While the bulk of her volunteer hours go toward animal advocacy, Kimberly also speaks up for Indigenous rights, the environment, and other social justice movements. This discussion of being more intersectional brings up the death of Tommy Raskin
who died by suicide on New Year’s Eve 2020. In response to vegans who perhaps project that their way of being vegan or an activist is the only way, he’s quoted as saying “I’m working for a vegan world, not a vegan club.”
Kimberly says, “That speaks to how I feel and the fact that I don’t want veganism to be this niche thing. I want the whole world to embrace it. I want the whole world to become animal advocates. To do that, we need to start opening up that umbrella. We need to invite as many people and as diverse people as possible under this umbrella. Otherwise, it’s not going to have the same richness. It’s not going to have the right balance. We need people of all backgrounds, so that requires us to be conscious of what other social justice movements are needing and not to simply focus on animal advocacy. Again, that will always be my first love, my first devotion. I care about the suffering that is happening to humans as well.”
Kimberly goes on to say that with everything going on in the world today, people are already burdened with the problems we are facing. An activist’s role, therefore, is to cut through the noise and point out issues that need attention. “I think our role as activists is to help wake people up and then to give them the tools and the guidance in this very crowded world to be able to care even when they are feeling incredibly overwhelmed, and they’ve got a lot of stuff weighing on their shoulders.”
One of the biggest challenges in doing this work for any activist is being a witness to the brutality. Kimberly shares that she’s also challenged by the politics. This is a concern I’ve heard many times in conversation with activists and it’s difficult to understand. All animal activists want to end animal exploitation; we’re all on the same side. So, why the infighting?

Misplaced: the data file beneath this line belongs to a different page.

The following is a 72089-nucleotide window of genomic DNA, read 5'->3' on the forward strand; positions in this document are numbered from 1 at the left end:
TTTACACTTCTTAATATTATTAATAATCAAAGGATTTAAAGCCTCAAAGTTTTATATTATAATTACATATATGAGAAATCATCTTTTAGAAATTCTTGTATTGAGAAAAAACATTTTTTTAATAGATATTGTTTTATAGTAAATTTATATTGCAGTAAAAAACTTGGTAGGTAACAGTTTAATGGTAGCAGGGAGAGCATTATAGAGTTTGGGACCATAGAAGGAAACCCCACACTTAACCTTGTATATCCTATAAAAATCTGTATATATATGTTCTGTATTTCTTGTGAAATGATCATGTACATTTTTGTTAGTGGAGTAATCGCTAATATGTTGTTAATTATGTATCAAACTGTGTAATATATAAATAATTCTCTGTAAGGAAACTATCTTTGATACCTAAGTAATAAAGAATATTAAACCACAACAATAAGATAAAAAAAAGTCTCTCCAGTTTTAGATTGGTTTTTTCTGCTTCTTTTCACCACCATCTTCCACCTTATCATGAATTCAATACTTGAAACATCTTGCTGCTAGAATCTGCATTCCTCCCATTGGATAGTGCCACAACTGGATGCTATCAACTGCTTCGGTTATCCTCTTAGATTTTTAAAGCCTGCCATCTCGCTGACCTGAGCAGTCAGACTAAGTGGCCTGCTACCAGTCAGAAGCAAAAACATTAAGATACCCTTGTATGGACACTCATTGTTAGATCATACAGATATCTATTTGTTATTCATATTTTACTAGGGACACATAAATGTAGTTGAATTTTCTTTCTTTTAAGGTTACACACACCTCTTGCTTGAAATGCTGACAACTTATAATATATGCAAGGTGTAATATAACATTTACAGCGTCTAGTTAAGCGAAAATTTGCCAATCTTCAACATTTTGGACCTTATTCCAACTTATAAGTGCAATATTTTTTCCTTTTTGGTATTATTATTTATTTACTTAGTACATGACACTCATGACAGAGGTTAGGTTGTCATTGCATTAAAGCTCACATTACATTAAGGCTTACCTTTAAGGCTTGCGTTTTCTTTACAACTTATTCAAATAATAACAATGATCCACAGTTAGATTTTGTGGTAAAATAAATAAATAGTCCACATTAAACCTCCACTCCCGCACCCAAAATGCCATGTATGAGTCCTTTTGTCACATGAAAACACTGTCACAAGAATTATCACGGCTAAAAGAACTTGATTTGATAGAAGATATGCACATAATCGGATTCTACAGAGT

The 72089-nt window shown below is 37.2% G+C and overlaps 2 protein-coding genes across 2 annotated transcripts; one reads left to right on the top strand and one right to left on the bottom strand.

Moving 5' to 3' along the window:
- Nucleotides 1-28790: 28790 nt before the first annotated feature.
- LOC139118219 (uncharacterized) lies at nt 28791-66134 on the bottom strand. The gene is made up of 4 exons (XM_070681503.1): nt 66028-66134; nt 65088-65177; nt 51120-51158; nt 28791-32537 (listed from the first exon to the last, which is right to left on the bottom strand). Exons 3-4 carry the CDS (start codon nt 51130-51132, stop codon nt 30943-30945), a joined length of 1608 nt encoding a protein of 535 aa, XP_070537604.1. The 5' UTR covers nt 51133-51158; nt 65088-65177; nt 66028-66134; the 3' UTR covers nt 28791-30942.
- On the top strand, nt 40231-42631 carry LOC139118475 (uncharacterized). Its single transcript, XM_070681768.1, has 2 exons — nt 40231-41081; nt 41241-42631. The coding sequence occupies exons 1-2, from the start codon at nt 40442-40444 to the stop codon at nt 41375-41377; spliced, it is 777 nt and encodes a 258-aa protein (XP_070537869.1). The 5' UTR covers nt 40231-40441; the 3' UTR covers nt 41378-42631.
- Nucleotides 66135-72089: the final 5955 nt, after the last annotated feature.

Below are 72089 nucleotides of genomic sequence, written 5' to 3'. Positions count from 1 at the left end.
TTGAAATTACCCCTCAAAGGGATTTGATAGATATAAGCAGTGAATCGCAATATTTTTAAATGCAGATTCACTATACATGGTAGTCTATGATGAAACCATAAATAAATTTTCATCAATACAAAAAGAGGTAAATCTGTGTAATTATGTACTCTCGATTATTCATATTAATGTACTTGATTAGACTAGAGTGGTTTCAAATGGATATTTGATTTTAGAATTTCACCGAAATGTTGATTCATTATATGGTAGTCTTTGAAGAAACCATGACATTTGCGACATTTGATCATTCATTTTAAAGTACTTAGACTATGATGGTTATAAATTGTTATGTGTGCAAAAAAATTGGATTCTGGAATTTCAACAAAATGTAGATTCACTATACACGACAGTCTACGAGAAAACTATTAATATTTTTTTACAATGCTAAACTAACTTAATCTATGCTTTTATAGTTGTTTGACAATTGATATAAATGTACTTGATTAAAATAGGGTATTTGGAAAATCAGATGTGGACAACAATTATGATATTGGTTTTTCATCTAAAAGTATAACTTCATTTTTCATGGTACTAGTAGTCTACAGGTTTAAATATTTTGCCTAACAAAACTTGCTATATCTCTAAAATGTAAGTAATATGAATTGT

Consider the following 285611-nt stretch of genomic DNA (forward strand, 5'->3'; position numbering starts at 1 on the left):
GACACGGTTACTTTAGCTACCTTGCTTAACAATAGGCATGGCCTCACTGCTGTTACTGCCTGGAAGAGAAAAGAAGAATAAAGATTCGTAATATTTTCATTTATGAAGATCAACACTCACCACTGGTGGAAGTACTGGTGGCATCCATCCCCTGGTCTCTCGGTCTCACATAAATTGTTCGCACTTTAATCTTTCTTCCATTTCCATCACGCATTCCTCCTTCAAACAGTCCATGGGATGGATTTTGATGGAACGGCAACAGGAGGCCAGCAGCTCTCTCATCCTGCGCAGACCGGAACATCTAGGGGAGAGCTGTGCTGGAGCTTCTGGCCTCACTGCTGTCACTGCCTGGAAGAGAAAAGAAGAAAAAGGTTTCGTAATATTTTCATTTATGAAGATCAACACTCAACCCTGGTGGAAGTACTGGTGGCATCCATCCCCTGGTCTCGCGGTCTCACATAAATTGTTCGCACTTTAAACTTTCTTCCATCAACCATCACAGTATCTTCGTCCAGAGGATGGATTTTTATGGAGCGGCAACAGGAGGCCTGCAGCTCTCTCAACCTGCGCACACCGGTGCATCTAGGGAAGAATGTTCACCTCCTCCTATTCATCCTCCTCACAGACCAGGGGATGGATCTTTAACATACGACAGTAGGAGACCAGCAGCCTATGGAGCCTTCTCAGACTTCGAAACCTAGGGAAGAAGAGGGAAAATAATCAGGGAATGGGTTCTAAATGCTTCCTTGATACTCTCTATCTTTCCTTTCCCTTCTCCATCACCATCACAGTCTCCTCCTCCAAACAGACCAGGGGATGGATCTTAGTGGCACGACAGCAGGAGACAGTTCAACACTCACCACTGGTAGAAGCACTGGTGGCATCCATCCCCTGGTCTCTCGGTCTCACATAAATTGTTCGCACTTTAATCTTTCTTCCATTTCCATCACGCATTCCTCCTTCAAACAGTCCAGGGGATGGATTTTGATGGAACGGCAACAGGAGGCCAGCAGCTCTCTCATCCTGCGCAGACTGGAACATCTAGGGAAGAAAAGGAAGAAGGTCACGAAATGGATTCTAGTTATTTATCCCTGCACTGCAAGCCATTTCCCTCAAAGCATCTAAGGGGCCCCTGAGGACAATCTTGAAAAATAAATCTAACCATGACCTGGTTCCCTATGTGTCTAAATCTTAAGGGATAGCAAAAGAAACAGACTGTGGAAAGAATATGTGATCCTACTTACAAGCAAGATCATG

“Our communities need to figure out where we stand, where we unite and where we differ. We need to bring different voices to it, so I don’t begrudge us having differences. What I begrudge is that the discussion is happening with such a lack of compassion sometimes. I dislike hate in any of our activism communities.
“I know that the hate, the anger all come from a place of pain and fear. I have empathy for it, for those people who are approaching it from that place. But I would deeply like to see that shift. I would like to see deep healing happen in the activism communities and for activists so that we can all do this work so much more effectively and in a more enduring way than what we can do when there’s this kind of politics.”
Her advice for those thinking about becoming an activist? “You have to remember to take care of yourself, we need you to not burn out because there are too few of us, and we need you to be somebody that others want to emulate. If we’re trying to attract people to do what we do, we have to glow with love and light. So that requires us to do the work, to heal the pain that we take on, or to at least move through it and process it and keep ourselves healthy, strong and resilient.”